It’s no secret that being a woman in today’s world comes with a unique set of difficulties, obstacles, and disparities. We are not treated fairly and equally in a range of scenarios, including respect in the workplace, equal pay, politics, and opportunities in education. And recent research is confirming something many women already know: women’s health issues are often overlooked, misunderstood, or discounted in the medical field. Our health issues are not being heard and our needs are not being prioritized. There are inherent gender disparities in terms of how women are treated by medical professionals, and it has to stop. Our health cannot be treated with such a lack of respect, and it’s time the medical field took women’s concerns seriously.
Have you ever tried to express your medical issues or pains to a doctor, only to be told “you’re doing great” or “try to take better care of yourself”? Have you ever flat out asked a medical professional for help, only to be told that the exhaustion you are feeling is normal and you should just try to rest more? It’s not normal for a doctor to not hear his or her patient when she asks for help. It’s not normal for a medical professional to just shrug off a patient’s ailments or concerns and assume it’s a normal part of being a woman. And it’s certainly not normal for that kind of care and attention to be given to women simply because they aren’t men. But sadly, while it’s in no way normal, it’s all too common.
Women are notoriously better and handling pain than men. That’s undeniable. If you’ve never seen a man try to brave the agony of labor contractions, then we suggest you watch this video, because it is extremely enlightening. Kristen Bell “momsplains” what it feels like to give birth as only she can, and the footage is a gift that keeps on giving.
It also proves what we have known to be true since the beginning of time – women are tough AF. We deal with period symptoms and discomfort daily. We endure pregnancy (which, by the way, is not just 9 months of bliss but more accurately 10 months of bloating and cramps and back pain and exhaustion and bodily fluids coming out when they are not supposed to) and then we deal with postpartum trauma which some might argue is worse than childbirth. We battle conditions such as endometriosis and chronic pain, all while juggling motherhood, careers, and trying to take care of ourselves. In many ways, we definitely drew the short end of the stick compared to men. But what doesn’t kill us makes us stronger, and so women are fighting for the healthcare we deserve.
Women’s Health Issues are Often Overlooked
Time and time again we are seeing that women’s health concerns, and even their physical ailments and pains, are being discounted or downplayed by medical professionals, despite those women asking for help. Women are often seen as hypochondriacs rather than getting an accurate diagnosis and the treatment they need. Physicians tend to falsely blame medical conditions and symptoms on emotional and mental disorders such as depression or anxiety, rather than looking at the actual physical evidence that something might be really wrong, and it happens with women far more often than it happens with men. But why? Why are women’s health issues always on the back burner?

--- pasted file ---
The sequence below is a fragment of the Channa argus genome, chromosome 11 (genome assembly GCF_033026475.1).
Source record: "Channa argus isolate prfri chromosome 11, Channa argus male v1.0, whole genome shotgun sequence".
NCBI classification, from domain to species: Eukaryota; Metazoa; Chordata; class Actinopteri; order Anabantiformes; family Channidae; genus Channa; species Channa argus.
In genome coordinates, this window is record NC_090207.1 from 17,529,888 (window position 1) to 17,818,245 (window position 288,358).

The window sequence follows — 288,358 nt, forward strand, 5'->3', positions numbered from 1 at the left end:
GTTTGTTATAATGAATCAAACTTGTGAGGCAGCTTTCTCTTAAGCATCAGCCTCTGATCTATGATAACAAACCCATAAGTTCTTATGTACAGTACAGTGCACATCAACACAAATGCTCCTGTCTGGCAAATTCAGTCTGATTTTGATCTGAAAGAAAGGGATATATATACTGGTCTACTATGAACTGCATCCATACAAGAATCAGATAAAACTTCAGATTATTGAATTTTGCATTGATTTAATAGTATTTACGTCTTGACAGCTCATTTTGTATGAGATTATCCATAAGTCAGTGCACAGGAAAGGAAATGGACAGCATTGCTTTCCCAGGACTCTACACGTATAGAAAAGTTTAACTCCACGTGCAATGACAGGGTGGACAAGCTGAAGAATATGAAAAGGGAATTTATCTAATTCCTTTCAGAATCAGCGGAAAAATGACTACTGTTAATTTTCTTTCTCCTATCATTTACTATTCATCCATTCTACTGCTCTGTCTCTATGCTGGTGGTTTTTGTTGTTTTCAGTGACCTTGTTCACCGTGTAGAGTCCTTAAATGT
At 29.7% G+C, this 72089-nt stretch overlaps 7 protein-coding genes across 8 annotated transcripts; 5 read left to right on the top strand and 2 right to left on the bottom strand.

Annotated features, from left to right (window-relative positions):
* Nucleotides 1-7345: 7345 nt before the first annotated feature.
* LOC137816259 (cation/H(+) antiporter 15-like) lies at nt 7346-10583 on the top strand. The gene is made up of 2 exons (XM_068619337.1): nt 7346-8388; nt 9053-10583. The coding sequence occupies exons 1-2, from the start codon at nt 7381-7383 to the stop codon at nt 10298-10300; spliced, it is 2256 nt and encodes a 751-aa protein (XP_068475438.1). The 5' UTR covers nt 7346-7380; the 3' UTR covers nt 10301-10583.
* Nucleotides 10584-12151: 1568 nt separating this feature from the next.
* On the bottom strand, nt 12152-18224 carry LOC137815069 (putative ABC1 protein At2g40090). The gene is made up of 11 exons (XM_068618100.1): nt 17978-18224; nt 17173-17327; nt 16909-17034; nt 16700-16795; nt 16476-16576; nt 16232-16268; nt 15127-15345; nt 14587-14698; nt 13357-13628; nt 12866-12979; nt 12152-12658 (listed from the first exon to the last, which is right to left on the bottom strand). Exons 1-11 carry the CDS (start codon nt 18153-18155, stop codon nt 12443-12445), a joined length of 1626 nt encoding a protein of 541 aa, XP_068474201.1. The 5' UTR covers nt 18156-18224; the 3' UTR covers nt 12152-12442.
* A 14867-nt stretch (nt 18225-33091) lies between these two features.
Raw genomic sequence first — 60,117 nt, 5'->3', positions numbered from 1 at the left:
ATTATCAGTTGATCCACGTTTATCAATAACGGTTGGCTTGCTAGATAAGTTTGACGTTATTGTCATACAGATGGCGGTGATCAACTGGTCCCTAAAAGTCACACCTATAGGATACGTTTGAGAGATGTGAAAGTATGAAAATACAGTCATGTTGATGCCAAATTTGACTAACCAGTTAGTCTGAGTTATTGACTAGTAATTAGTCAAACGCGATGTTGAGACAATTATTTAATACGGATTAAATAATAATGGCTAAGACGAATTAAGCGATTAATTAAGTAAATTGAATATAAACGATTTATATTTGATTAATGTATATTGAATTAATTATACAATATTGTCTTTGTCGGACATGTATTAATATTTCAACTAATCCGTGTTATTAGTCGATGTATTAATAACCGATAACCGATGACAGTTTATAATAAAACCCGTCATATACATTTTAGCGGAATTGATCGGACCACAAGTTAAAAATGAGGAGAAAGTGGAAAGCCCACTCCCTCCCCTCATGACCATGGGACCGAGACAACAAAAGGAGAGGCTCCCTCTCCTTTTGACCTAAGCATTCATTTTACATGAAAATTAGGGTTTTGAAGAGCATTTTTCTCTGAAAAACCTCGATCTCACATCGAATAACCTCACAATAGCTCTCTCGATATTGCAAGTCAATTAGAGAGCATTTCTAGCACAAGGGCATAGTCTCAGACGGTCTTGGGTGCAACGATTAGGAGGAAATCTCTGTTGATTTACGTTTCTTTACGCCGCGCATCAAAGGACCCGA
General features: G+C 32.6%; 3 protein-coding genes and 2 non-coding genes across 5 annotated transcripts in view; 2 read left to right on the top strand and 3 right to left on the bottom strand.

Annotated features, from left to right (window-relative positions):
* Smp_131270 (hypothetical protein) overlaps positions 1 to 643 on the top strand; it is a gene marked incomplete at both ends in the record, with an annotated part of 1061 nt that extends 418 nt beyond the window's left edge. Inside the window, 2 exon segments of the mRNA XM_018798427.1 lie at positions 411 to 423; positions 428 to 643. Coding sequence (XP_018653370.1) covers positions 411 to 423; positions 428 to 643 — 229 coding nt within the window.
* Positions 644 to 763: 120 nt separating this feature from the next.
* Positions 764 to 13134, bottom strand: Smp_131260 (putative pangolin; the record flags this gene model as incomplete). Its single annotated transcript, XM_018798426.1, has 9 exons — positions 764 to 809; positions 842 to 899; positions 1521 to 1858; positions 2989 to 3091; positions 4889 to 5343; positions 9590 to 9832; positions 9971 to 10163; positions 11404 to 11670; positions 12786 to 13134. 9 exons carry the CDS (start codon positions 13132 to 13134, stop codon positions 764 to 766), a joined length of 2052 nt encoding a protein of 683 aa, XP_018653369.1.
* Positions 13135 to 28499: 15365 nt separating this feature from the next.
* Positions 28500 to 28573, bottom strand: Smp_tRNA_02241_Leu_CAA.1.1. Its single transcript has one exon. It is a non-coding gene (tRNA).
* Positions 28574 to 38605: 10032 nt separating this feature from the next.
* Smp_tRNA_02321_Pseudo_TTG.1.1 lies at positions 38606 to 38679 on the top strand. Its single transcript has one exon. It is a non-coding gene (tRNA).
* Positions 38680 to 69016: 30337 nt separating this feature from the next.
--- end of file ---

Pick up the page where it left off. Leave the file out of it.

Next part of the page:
Sadly, the failure to properly diagnose and provide care and attention to women’s health issues is not a new phenomenon. Ten years ago, CNN reported that more often than we realize, women go to their physician with concerns about their health, and they are told their complaints are all in their heads and that they should just stop worrying. But in many of those cases, women actually have autoimmune disorders, where the immune system attacks itself, and those conditions can go undiagnosed for 10-15 years in women, despite their seeking medical attention.
According to Virginia Ladd, founder and executive director of the American Autoimmune Related Diseases Association, “more than 40 percent of women eventually diagnosed with a serious autoimmune disease have basically been told by a doctor that they’re just too concerned with their health or they’re a hypochondriac.” And that staggering statistic hasn’t improved much in the past ten years.
Another study out of the University of Pennsylvania found that women were less likely than men to receive any pain medication, and when they did receive that treatment, they waited 16 minutes longer than men to receive pain medication when they visited an emergency room.
Women are also more likely to be told their pain is influenced by emotional distress, and 83 percent of women surveyed said they felt they had experienced gender discrimination from their health care providers, reports the NY Times.
A recent report published in the British medical journal the Lancet found that the gender bias in the healthcare field actually begins at the clinical research phase of treatment. Medical research is often skewed toward the needs of men, with almost three-quarters of biomedical research papers failing to consider differences in outcome according to sex. “The evidence is clear: women are disadvantaged within science, medicine and global health,” explains Lancet executive editor Jocalyn Clark.